Bitcoin (BTC) seems to have taken the financial news media world by storm. Founded in early 2009 by an anonymous source, the cryptocurrency – currency that operates independently of government-run central banks and allows users to be more or less anonymous (for Bitcoin, at least; other cryptocurrencies, not necessarily true) through encrypted means of sending, receiving, and verifying transactions, including in creating more of a particular cryptocurrency – Bitcoin has recently thrust upwards of $5,650 per 1 BTC.
With Bitcoin rising from quite literally nothing into a very big something, many investors contemplate placing their money in the highly volatile hands of the cryptocurrency. However, most people who’ve ever heard about Bitcoin have wondered at some point,
How does Bitcoin work?
More or less, here’s how the volatile-yet-promising potential future of currency works.
Comparison to traditional currency
Traditional currency, like the Euro or United States dollar, is created and destroyed by governments that issue them. Bitcoin, however, started off with a set amount. Each and every year, one-half of the previous year’s yield has been and will be mined. This predictable rate of creation will halt once 21,000,000 BTC have been mined.
Further, traditional, paper-based currencies are subject to control through monetary policy changes, such as raising a central bank’s interest rate and printing new or destroying a set amount of already-created currency. The decentralized aspect of Bitcoin inherent to its foundation makes it free of governmental control. While you and I both trust governments for infrastructure, running water, and safety, more power should be placed back into the people’s hands.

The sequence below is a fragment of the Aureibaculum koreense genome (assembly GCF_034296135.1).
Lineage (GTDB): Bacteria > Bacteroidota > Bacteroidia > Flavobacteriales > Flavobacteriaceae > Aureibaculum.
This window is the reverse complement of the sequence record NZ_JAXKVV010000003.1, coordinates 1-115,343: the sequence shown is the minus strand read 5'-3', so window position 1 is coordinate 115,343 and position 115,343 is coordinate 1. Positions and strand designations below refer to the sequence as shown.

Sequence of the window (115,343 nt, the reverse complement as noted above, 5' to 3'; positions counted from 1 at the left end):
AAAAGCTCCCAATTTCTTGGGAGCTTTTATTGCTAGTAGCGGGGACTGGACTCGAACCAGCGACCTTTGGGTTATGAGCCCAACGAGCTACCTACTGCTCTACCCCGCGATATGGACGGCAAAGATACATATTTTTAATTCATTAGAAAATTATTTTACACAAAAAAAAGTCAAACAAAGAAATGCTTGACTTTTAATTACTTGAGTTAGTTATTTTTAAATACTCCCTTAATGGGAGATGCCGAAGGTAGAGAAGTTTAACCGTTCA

See Also: How to buy your first Bitcoin
What is mining?
Mining is the process of confirming current transactions. Rather than being carried out by a debit or credit card payment network, Bitcoin mining requires an application-specific integrated circuit, or ASIC, to help confirm others’ transactions. Although I wish I could, miners need far more than a simple computer, residential-capacity electricity supply, and maintenance than what’s necessary to make any sort of profit through mining.
OK, so what’s the blockchain?
Blockchain refers to the aggregate total of all confirmed transactions that have ever occurred and all currently pending transactions. The blockchain is a public ledger available to everyone that calculates each user’s balance, can be used to verify the legitimacy of transactions, and verify the amount of bitcoin you or I currently hold.
The blockchain can’t be altered in any way, shape, or form thanks to cryptography, or a mathematical means of proving numerical happenings in the name of security. Boy, wouldn’t it be nice to artificially create just one Bitcoin for both of ourselves? Yeah, but thanks to the blockchain, nobody can fraudulently create or destroy their own or others’ bitcoin.
How can one keep bitcoins?
Bitcoin, obviously, isn’t a physical good, meaning you can’t keep it in your purse or back-pocket wallet. You can, however, store bitcoins using a digital wallet. A randomized seed (private key) is formed from a combination of words. Combined with a wallet’s password, one can open their wallet anywhere with an Internet connection if they know their seed and password.